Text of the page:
Again les Surfs, If I Had a Hammer.
I forgot to tell you. The reason why they´re here on this blog is because they were Malagasy.
Again les Surfs, If I Had a Hammer.
I forgot to tell you. The reason why they´re here on this blog is because they were Malagasy.
Yesterday I read this in Dagens Nyheter :
Harinelina Rakotondramana (instead of Rakotodramanana) heter den tyngdlyftare i 48-kilosklassen från Madagaskar som har det längsta namnet i OS. Namnet har totalt 26 bokstaver.
Translation: The weight-lifter in 48-kilo category Harinelina Rakotondramanana from Madagascar has the longest name of all the participants of the Olympic Games. Total of 26 letters. DN Sport 28 July, 2012
What? That´s it? Nothing about the team, about the people? I did not know if I should cry or bite. I admit that it is quite unusual information, but who cares about the names of the Malagasy athletes. Why didn´t the journalist pick up the shortest name instead, probably from China. Why am I so upset?
I guess I felt irritated, because it reminded me of embarrassing moments in my childhood, especially at school. Every year in September, when I was back to school I would endure the teachers´ surprise or sarcasm discovering my name and the very little efforts they made to learn how to spell my name. Most of them did not even try to pronounce it and just called me by my first name. I got so used to it that I made people´s life easier responding: ”You can call me Kanto, doesn´t matter.” In fact, it did matter. My name is the essence of Me. My identity.
Do you know what people say when they meet a Malagasy person and do not want to pronounce his/her name? They say: “Hello, Mr or Mrs. Ra…etc”, Malagasy names always beginning with “Ra”… (meaning “the”, or “Andrian”… (meaning “Lord”). I can understand how difficult it is to pronounce Malagasy words, but I think you should always try and have a good laugh afterwards. It is just a matter of respect. Respect for a human being. Respect for someone´s culture.
And yes, Malagasy names are extremely long. It´s true. At least, they mean something. Check my names:
– Kanto means Grace and Beauty
– Hajanaina means Honor and Life
– Zafimananintany means granddaughter of the Landowner
– Andriantsalama (my family name) means Healthy Lord
and if I add Rickman, my Swedish name, it makes a total of 50 LETTERS ! I beat Harinelina Rakotondramanana. They should give ME the gold medal just for that.
Here is the best tongue twister: My ancestor´s name
King Andrianampoinimerinandriantsimitoviaminandriampajaka, shortened to Andrinampoinimerina !
If you want to give a Malagasy name to your child:
Malagasy names with the French translation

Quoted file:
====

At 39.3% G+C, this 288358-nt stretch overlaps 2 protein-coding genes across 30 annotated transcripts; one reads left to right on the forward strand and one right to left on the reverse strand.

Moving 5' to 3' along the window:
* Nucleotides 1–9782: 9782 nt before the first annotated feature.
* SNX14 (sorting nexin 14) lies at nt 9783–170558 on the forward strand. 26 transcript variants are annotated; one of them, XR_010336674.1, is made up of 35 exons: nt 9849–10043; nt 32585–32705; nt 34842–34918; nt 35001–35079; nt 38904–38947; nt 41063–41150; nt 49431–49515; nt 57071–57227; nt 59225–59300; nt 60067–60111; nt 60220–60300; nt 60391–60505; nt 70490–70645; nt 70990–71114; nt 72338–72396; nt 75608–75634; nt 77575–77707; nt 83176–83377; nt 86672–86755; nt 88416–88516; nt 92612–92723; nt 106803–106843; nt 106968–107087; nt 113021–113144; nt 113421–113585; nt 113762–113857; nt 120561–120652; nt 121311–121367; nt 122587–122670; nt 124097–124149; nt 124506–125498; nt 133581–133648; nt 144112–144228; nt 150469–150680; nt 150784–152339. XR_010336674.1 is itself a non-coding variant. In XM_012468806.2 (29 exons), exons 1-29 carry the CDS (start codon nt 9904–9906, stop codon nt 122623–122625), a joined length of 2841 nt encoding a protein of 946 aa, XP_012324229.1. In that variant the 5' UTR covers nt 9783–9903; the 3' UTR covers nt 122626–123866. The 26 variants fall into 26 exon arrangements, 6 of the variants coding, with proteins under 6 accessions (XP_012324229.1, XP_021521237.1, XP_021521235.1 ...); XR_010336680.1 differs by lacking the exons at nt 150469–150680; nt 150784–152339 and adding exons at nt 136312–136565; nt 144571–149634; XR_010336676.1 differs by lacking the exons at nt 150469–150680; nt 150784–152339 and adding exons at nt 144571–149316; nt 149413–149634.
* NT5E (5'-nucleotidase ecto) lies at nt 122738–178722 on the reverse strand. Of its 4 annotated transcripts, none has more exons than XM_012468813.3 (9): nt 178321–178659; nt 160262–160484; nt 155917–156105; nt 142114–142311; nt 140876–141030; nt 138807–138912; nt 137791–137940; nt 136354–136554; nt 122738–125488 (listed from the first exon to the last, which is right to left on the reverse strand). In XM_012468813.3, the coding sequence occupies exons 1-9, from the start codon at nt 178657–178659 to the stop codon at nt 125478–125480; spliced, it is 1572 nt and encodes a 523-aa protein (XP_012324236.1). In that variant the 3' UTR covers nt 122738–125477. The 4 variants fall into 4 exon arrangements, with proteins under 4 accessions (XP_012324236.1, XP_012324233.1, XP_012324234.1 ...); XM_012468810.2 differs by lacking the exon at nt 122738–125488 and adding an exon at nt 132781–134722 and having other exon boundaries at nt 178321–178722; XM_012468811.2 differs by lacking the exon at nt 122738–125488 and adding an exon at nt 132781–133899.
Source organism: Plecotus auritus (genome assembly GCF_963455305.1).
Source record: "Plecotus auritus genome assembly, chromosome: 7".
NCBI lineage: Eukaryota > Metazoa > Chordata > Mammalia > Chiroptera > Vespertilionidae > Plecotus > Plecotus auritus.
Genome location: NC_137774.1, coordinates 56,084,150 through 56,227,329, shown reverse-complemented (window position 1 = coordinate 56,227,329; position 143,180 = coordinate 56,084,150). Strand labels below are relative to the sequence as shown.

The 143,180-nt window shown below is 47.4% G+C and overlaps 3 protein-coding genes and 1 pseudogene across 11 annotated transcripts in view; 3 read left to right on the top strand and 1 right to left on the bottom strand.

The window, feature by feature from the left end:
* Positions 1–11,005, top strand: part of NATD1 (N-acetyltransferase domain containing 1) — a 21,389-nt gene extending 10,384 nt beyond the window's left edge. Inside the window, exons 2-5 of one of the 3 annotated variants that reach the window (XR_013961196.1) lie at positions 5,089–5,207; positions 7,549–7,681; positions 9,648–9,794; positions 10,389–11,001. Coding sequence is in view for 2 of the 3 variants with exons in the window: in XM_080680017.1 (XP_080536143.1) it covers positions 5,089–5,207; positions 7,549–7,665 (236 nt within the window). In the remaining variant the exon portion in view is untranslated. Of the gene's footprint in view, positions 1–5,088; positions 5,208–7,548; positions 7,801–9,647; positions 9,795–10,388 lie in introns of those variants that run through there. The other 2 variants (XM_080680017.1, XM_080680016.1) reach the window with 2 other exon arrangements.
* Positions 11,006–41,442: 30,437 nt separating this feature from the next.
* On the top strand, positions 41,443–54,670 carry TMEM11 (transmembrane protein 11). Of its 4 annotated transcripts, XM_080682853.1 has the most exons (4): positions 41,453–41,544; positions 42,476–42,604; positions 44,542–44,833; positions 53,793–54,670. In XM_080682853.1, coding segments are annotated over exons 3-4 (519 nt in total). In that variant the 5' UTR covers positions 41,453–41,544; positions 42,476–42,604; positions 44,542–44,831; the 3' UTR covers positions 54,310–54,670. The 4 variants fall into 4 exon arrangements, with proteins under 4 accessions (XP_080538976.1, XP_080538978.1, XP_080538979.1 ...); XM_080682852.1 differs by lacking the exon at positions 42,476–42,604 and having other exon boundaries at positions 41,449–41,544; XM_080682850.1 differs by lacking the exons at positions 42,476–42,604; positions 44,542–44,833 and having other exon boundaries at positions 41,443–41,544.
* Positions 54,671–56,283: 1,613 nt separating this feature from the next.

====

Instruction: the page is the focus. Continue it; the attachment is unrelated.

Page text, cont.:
Latest results from London 2012
I just came back from two weeks´ vacation in Provence and Paris. For once, it is nice to play the tourist in my homeland although I feel, with years going by, less and less French.
Coming back to the Riviera was really cool, considering that I had not been there since I was ten years old. Cannes, Nice and all the cities by the Mediterranean Sea did become a showcase for France. Everything is so neat, so clean, so luxurious. Wherever you go it smells money. My husband told me how different it looks now from the 1960´s. Cannes was just a fishermen´s haven then. It lost a lot of its former charm.
There is one thing I did not remember from my younger years. The incredibly hot weather. And humidity. I hated it. As soon as we came out of Nice airport, I could feel the air and started sweating without moving one finger. I got so much accustomed to the Swedish summer, – sunny but dry and always with a little breeze tickling your cheeks –, that the Mediterranean climate was insufferable. I could hardly fall asleep.
Having said that I will not bother you with my temperature issues. I just wanted to show you the proof that Malagasy products are being more and more successful.
Here is the hat I had to buy in Saint-Paul-de-Vence, because the sun was too damn hot. I felt so stupid buying a hat again. I´ve got thousands of them at home. But hey, I had to cover my head.
The second picture was taken in Nice. Arent´they nice? It is amazing how Malagasy craftsmen have improved in making those bags. They look much nicer and last longer that the ones I used to buy. And most of all, everybody loves them!
Of course they are three or four times more expensive than in Madagascar, but at least you won´t need to go there.
And I consoled myself with the thought that I supported the Malagasy ecconomy!
Sometimes I feel really blessed. Maybe I have guardian angels that lead me to the right place and the right persons.